The title of the exhibition, Animatio, refers to the etymology of the word that coincides with the creative concept to which the artist refers namely the idea of “giving life” to their works through 3D computer animation, technique that is more often found in the sectors of 3D modelling, advertising, and film. With this technique, which from a certain point of view we could consider to be “painterly”, even though paintbrushes and canvas have been drastically replaced by a mouse and a monitor, the artist goes beyond the two-dimensionality of a picture to enter virtual space and animate the scene through movement and sound.

Natural themes and uncontaminated landscapes have been a constant in his work since his first collaborations with, and his first solo show in, Studio la Città in 2012: Persistence of vision – Painting with software. In that show romantic forest scenes were matched against sequences, as absurd as they were amusing, of anything-but-natural objects which underwent a series of transformations according to virtual logic.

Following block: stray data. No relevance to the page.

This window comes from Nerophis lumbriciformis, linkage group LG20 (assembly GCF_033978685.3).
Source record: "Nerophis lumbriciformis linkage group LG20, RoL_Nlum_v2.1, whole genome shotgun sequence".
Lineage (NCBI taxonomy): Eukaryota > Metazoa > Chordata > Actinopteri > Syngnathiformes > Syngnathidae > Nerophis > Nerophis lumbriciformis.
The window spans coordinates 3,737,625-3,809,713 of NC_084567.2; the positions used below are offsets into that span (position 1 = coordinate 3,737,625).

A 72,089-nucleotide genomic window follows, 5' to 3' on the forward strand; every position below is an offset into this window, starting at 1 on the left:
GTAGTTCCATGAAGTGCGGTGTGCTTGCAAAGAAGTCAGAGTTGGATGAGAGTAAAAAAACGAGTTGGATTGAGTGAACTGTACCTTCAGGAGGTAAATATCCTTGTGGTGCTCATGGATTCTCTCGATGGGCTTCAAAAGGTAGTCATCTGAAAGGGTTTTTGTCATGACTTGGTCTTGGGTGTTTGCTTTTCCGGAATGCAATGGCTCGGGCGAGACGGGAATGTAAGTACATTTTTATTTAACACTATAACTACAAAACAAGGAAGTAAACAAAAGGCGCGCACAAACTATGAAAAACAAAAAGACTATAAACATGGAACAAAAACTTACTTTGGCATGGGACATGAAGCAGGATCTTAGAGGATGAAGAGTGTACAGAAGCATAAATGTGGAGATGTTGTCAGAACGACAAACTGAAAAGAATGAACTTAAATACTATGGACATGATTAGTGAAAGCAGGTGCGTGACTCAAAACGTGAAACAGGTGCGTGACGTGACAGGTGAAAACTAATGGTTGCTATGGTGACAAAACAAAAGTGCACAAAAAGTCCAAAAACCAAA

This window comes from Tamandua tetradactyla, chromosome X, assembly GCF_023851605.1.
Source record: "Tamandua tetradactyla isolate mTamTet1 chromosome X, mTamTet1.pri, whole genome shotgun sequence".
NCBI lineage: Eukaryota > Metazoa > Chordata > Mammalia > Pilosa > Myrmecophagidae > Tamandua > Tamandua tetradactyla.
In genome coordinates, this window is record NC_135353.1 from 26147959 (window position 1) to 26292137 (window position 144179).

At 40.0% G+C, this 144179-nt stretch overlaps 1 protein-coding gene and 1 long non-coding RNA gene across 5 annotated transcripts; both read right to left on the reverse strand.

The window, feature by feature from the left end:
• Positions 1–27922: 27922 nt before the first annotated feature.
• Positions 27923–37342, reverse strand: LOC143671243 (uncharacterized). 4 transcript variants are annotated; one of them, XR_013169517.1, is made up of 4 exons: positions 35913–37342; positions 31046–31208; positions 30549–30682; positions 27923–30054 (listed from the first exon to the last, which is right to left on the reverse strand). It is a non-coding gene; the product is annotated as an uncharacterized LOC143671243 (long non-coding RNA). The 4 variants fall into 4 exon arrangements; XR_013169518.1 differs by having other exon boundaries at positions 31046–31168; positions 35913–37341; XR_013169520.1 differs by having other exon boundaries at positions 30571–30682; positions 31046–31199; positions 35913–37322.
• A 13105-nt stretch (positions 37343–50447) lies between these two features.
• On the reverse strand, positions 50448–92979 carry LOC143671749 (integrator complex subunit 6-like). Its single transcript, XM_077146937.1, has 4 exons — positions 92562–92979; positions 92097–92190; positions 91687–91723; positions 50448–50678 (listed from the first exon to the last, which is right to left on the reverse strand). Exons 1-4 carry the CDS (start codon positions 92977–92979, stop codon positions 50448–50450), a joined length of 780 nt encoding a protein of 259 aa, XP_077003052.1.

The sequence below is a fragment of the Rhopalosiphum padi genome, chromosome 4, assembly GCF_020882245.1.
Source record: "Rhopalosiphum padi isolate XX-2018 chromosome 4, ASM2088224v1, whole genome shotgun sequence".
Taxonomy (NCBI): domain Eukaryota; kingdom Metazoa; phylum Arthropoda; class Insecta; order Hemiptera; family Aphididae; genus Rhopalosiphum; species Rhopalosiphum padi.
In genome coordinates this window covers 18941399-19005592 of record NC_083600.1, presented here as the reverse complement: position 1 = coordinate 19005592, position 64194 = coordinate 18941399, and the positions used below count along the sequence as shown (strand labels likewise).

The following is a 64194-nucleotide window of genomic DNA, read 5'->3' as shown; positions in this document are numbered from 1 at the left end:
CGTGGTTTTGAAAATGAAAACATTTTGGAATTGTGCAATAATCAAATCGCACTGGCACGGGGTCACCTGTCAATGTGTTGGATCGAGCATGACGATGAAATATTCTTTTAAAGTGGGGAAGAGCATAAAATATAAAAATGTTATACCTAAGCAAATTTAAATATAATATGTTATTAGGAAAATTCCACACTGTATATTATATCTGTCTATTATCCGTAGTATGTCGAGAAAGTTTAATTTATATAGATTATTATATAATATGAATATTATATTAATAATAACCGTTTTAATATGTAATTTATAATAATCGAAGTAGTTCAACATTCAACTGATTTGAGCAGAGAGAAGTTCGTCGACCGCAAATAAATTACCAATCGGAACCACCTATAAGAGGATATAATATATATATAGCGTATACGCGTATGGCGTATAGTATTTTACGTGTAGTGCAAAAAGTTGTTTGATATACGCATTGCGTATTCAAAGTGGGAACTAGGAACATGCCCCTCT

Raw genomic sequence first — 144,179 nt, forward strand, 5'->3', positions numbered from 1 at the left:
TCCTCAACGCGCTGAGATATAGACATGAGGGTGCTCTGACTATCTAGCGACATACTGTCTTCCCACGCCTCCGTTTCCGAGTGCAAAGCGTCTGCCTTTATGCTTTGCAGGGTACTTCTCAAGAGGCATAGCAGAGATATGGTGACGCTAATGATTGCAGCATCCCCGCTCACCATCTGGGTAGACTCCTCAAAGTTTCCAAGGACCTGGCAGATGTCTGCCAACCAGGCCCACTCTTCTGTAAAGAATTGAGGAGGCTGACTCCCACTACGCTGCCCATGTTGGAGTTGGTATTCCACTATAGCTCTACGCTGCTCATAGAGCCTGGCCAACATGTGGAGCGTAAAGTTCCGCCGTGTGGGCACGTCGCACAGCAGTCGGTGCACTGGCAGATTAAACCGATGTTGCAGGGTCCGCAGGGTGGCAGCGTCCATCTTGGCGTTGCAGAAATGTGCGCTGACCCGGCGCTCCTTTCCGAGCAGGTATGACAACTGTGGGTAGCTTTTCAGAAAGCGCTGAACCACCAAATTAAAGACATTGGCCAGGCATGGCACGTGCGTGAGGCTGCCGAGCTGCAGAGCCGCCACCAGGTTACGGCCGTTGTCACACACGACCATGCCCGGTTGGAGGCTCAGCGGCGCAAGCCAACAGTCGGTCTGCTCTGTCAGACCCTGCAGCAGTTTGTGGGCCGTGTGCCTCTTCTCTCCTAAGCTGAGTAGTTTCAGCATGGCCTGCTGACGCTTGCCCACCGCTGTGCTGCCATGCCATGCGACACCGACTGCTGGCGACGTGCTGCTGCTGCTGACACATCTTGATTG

«We live in a period in which science and rationality are depriving the world of magic. In our daily lives we are in this way losing contact with the mystery of nature» (from an interview, Persistence of Vision, by Lien Heyting in 2012). With these words Brand highlights the leitmotif running through his art production: the real-virtual and natural-artificial dichotomies. His new works concentrate on these very juxtapositions, ones where the viewers observe, at first immersed in the virtual nature created by the artist and moving like an insect through the undergrowth’s carpet of leaves, the slow emergence from the subsoil of brightly coloured figures with a fluid consistency (AO.movi); at other times the viewers are fixed on the blooming of flowers (VWV.movi) or else on a succession of “meteorological” events (MN.movi). They then find themselves projected into an urban scene (ZS.movi) governed by the rumble of cars that drive up the mountain slopes and by the lights of metropolitan cities. These works lead the viewers to thoughts about how much landscape, real or virtual, might be nothing other than a collection of those personal associations and projections (sadness, melancholy, happiness…) that it arouses in our emotive sphere: Brand does not imitate the landscape but reveals the way in which we perceive it.